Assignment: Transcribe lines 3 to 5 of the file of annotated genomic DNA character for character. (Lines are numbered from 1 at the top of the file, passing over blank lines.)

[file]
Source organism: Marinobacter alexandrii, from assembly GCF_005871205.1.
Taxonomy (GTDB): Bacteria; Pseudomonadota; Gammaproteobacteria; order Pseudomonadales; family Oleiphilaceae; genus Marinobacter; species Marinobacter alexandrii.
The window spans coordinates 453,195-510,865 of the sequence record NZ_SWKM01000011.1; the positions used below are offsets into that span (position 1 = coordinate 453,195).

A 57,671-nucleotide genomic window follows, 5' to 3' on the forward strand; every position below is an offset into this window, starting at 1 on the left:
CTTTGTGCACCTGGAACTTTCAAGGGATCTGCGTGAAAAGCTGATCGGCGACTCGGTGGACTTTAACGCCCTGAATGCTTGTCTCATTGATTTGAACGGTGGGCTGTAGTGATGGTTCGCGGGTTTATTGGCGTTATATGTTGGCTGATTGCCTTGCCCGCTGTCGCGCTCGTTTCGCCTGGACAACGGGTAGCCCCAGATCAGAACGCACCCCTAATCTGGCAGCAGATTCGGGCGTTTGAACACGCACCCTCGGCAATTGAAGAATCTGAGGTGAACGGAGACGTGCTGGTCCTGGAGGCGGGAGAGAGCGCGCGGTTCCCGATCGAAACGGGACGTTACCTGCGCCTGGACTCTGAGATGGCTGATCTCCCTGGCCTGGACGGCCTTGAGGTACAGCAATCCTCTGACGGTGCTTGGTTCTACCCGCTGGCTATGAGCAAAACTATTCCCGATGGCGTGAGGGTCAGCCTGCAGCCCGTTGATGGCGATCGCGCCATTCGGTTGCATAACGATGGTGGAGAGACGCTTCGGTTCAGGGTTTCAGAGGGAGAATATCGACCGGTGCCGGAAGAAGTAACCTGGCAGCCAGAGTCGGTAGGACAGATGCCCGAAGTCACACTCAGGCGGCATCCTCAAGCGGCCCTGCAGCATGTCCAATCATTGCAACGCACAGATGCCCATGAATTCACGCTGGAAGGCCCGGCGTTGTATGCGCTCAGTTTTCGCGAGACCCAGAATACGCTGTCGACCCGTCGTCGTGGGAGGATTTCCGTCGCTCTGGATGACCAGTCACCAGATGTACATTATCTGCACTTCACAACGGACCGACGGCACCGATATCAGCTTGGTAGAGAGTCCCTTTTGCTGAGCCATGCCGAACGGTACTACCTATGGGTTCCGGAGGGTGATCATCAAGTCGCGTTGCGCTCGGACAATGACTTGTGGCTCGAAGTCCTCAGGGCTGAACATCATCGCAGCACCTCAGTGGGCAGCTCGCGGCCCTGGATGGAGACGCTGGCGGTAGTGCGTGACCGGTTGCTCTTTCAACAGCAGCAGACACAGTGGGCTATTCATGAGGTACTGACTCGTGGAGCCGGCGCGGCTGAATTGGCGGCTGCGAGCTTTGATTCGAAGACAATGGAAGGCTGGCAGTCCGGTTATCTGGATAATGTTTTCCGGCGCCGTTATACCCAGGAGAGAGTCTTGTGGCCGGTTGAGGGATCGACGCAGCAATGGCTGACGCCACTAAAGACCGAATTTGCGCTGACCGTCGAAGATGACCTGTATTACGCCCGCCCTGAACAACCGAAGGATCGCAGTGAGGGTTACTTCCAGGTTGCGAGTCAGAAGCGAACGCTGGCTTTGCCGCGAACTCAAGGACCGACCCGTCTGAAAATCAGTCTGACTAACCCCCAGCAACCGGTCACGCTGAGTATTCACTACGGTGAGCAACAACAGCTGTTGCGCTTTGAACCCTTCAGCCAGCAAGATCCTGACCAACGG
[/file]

The window spans coordinates 453,195-510,865 of the sequence record NZ_SWKM01000011.1; the positions used below are offsets into that span (position 1 = coordinate 453,195).

A 57,671-nucleotide genomic window follows, 5' to 3' on the forward strand; every position below is an offset into this window, starting at 1 on the left:
CTTTGTGCACCTGGAACTTTCAAGGGATCTGCGTGAAAAGCTGATCGGCGACTCGGTGGACTTTAACGCCCTGAATGCTTGTCTCATTGATTTGAACGGTGGGCTGTAGTGATGGTTCGCGGGTTTATTGGCGTTATATGTTGGCTGATTGCCTTGCCCGCTGTCGCGCTCGTTTCGCCTGGACAACGGGTAGCCCCAGATCAGAACGCACCCCTAATCTGGCAGCAGATTCGGGCGTTTGAACACGCACCCTCGGCAATTGAAGAATCTGAGGTGAACGGAGACGTGCTGGTCCTGGAGGCGGGAGAGAGCGCGCGGTTCCCGATCGAAACGGGACGTTACCTGCGCCTGGACTCTGAGATGGCTGATCTCCCTGGCCTGGACGGCCTTGAGGTACAGCAATCCTCTGACGGTGCTTGGTTCTACCCGCTGGCTATGAGCAAAACTATTCCCGATGGCGTGAGGGTCAGCCTGCAGCCCGTTGATGGCGATCGCGCCATTCGGTTGCATAACGATGGTGGAGAGACGCTTCGGTTCAGGGTTTCAGAGGGAGAATATCGACCGGTGCCGGAAGAAGTAACCTGGCAGCCAGAGTCGGTAGGACAGATGCCCGAAGTCACACTCAGGCGGCATCCTCAAGCGGCCCTGCAGCATGTCCAATCATTGCAACGCACAGATGCCCATGAATTCACGCTGGAAGGCCCGGCGTTGTATGCGCTCAGTTTTCGCGAGACCCAGAATACGCTGTCGACCCGTCGTCGTGGGAGGATTTCCGTCGCTCTGGATGACCAGTCACCAGATGTACATTATCTGCACTTCACAACGGACCGACGGCACCGATATCAGCTTGGTAGAGAGTCCCTTTTGCTGAGCCATGCCGAACGGTACTACCTATGGGTTCCGGAGGGTGATCATCAAGTCGCGTTGCGCTCGGACAATGACTTGTGGCTCGAAGTCCTCAGGGCTGAACATCATCGCAGCACCTCAGTGGGCAGCTCGCGGCCCTGGATGGAGACGCTGGCGGTAGTGCGTGACCGGTTGCTCTTTCAACAGCAGCAGACACAGTGGGCTATTCATGAGGTACTGACTCGTGGAGCCGGCGCGGCTGAATTGGCGGCTGCGAGCTTTGATTCGAAGACAATGGAAGGCTGGCAGTCCGGTTATCTGGATAATGTTTTCCGGCGCCGTTATACCCAGGAGAGAGTCTTGTGGCCGGTTGAGGGATCGACGCAGCAATGGCTGACGCCACTAAAGACCGAATTTGCGCTGACCGTCGAAGATGACCTGTATTACGCCCGCCCTGAACAACCGAAGGATCGCAGTGAGGGTTACTTCCAGGTTGCGAGTCAGAAGCGAACGCTGGCTTTGCCGCGAACTCAAGGACCGACCCGTCTGAAAATCAGTCTGACTAACCCCCAGCAACCGGTCACGCTGAGTATTCACTACGGTGAGCAACAACAGCTGTTGCGCTTTGAACCCTTCAGCCAGCAAGATCCTGACCAACGG